The Bank of London has become the sixth principal clearing bank of the UK and only the second to launch in the last 250 years.

Barclays, HSBC, Lloyds and Royal Bank of Scotland are the four principle clearing banks, while ClearBank – which underpins, for example, business accounts with Tide – became the fifth to launch in 2017. 

A £68 million raise has seen The Bank of London enter the nation’s 10 most valuable FinTechs – at a valuation of $1.1 billion – and become the first pre-revenue bank to attain unicorn status.

The new financing is led by ForgeLight and includes follow-on investment from 14W Venture Partners and Mangrove Capital Partners, with further additional investment committed over 18 months.

The Bank of London says its mission is to lift communities and power the borderless economic infrastructure of the future. It is in ‘advanced talks’ with regulators in the European Union and North America.

The company says it is on track to hire over 3,000 people across the UK, EU and North America over the next five years. The majority of these hires will be initially made in the UK.

“We’ve spent over four years working quietly in the background, bringing together veteran banking experts, leading creative innovators and visionary technologists to build, patent and validate truly game-changing technologies and innovations to transform the very fundamentals of banking,” said founder and group CEO Anthony Watson.

“We leverage our leading-edge proprietary technology innovations and differentiated bank capabilities to remove unnecessary risk, unlock liquidity and deliver revolutionary products and services at significantly lower costs to enable near instant settlement without a financial intermediary in the flow of funds.”

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Harvey Schwartz, group chairperson, said: “The Bank of London is going to address an arcane part of the global financial system – the sleepy worlds of clearing and global transaction banking.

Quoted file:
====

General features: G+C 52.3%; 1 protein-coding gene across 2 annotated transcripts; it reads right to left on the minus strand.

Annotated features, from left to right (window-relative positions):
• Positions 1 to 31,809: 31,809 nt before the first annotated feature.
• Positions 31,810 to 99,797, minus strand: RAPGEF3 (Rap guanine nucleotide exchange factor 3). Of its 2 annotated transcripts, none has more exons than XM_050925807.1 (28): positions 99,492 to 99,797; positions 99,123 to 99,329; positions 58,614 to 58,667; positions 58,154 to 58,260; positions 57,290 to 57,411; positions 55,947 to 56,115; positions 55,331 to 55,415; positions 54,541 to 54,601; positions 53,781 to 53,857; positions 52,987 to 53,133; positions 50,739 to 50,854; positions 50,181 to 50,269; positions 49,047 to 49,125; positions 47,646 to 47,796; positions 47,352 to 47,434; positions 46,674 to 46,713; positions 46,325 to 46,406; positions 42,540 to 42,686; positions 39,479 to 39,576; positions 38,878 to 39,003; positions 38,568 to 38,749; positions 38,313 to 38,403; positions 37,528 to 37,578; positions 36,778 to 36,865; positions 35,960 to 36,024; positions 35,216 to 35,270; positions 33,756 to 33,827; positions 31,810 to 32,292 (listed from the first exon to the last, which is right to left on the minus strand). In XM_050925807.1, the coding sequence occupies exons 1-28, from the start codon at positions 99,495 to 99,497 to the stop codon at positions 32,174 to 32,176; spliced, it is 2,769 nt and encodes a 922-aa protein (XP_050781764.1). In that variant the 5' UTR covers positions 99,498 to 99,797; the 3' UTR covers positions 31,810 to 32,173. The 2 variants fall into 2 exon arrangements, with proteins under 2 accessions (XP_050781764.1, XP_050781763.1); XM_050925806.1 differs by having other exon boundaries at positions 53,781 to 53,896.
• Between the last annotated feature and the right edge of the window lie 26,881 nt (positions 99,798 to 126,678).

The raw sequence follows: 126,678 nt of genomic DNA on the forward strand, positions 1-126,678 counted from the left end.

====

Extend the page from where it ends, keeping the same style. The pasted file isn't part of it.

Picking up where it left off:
“I was honoured to spend 21 years of my career at one of the leading financial institutions, retiring from Goldman Sachs in 2018 as president and co-COO. During the great financial crisis, I saw first-hand how the legacy payments, clearing and settlement processes that are at the heart of the global financial system contributed to bringing the world’s economies to their knees, through their inefficiencies and inherent liquidity risk.

“Fundamentally, banking is basically an immensely complex data problem. The Bank of London is the solution. And our unique solution is simplicity.”

The Bank of London enters the marketplace with three distinct market offerings: global clearing and settlement; global transaction banking; and global agency banking.

Watson added: “The world of global transaction and clearing banking needs disrupting. Fewer than 100 banks control the flow of money in, around, between and out of the UK, the EU and the US. “Shockingly, 75% of the world’s total spendable money – just under $2.5 quadrillion – is fundamentally controlled by a small club of banks. The balance sheet risk they pose so many years after the global financial crisis is as acute as ever.

“Sadly, even very recent challengers have only really focused on overcoming basic and peripheral imperfections, while still subject to the full constraints of the old paradigm. They offer nothing more than incremental improvements in speed, cost, and ease-of-use. 

“These ‘digital’ bolt-ons to analogue legacy systems are the fax machines of finance. They are not paradigm busters.”